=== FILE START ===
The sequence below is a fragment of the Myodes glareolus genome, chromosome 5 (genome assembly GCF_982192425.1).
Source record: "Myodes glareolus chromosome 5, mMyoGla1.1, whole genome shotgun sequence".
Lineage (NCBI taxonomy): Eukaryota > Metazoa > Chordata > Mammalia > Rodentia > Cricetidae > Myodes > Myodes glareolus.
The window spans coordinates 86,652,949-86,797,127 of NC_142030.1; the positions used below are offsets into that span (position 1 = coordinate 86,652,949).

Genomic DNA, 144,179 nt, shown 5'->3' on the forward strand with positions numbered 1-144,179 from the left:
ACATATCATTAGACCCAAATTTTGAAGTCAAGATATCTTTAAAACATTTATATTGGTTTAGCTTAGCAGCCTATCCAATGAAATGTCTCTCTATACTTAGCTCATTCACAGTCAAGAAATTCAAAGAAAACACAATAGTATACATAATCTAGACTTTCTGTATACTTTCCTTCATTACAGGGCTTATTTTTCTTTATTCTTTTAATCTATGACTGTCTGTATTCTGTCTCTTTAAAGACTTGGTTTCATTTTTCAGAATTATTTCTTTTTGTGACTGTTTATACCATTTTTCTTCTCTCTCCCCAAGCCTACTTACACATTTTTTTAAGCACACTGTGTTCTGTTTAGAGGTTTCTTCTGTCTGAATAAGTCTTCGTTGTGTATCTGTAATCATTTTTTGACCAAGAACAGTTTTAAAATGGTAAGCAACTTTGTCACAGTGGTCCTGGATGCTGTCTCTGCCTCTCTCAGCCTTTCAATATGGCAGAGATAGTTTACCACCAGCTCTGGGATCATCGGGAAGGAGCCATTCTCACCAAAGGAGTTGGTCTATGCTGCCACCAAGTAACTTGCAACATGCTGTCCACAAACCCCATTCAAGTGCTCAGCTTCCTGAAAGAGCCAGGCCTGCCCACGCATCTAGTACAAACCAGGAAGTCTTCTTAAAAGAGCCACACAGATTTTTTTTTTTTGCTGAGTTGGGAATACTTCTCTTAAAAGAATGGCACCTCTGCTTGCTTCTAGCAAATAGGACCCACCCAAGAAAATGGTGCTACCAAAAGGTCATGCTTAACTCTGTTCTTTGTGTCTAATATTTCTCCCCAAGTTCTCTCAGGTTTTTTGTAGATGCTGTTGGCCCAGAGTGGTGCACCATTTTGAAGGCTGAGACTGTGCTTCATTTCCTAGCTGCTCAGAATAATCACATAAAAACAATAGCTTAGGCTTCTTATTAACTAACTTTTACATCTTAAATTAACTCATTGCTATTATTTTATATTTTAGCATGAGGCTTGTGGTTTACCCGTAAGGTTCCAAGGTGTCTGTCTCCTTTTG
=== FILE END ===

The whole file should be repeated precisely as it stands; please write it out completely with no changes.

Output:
The sequence below is a fragment of the Myodes glareolus genome, chromosome 5 (genome assembly GCF_982192425.1).
Source record: "Myodes glareolus chromosome 5, mMyoGla1.1, whole genome shotgun sequence".
Lineage (NCBI taxonomy): Eukaryota > Metazoa > Chordata > Mammalia > Rodentia > Cricetidae > Myodes > Myodes glareolus.
The window spans coordinates 86,652,949-86,797,127 of NC_142030.1; the positions used below are offsets into that span (position 1 = coordinate 86,652,949).

Genomic DNA, 144,179 nt, shown 5'->3' on the forward strand with positions numbered 1-144,179 from the left:
ACATATCATTAGACCCAAATTTTGAAGTCAAGATATCTTTAAAACATTTATATTGGTTTAGCTTAGCAGCCTATCCAATGAAATGTCTCTCTATACTTAGCTCATTCACAGTCAAGAAATTCAAAGAAAACACAATAGTATACATAATCTAGACTTTCTGTATACTTTCCTTCATTACAGGGCTTATTTTTCTTTATTCTTTTAATCTATGACTGTCTGTATTCTGTCTCTTTAAAGACTTGGTTTCATTTTTCAGAATTATTTCTTTTTGTGACTGTTTATACCATTTTTCTTCTCTCTCCCCAAGCCTACTTACACATTTTTTTAAGCACACTGTGTTCTGTTTAGAGGTTTCTTCTGTCTGAATAAGTCTTCGTTGTGTATCTGTAATCATTTTTTGACCAAGAACAGTTTTAAAATGGTAAGCAACTTTGTCACAGTGGTCCTGGATGCTGTCTCTGCCTCTCTCAGCCTTTCAATATGGCAGAGATAGTTTACCACCAGCTCTGGGATCATCGGGAAGGAGCCATTCTCACCAAAGGAGTTGGTCTATGCTGCCACCAAGTAACTTGCAACATGCTGTCCACAAACCCCATTCAAGTGCTCAGCTTCCTGAAAGAGCCAGGCCTGCCCACGCATCTAGTACAAACCAGGAAGTCTTCTTAAAAGAGCCACACAGATTTTTTTTTTTTGCTGAGTTGGGAATACTTCTCTTAAAAGAATGGCACCTCTGCTTGCTTCTAGCAAATAGGACCCACCCAAGAAAATGGTGCTACCAAAAGGTCATGCTTAACTCTGTTCTTTGTGTCTAATATTTCTCCCCAAGTTCTCTCAGGTTTTTTGTAGATGCTGTTGGCCCAGAGTGGTGCACCATTTTGAAGGCTGAGACTGTGCTTCATTTCCTAGCTGCTCAGAATAATCACATAAAAACAATAGCTTAGGCTTCTTATTAACTAACTTTTACATCTTAAATTAACTCATTGCTATTATTTTATATTTTAGCATGAGGCTTGTGGTTTACCCGTAAGGTTCCAAGGTGTCTGTCTCCTTTTG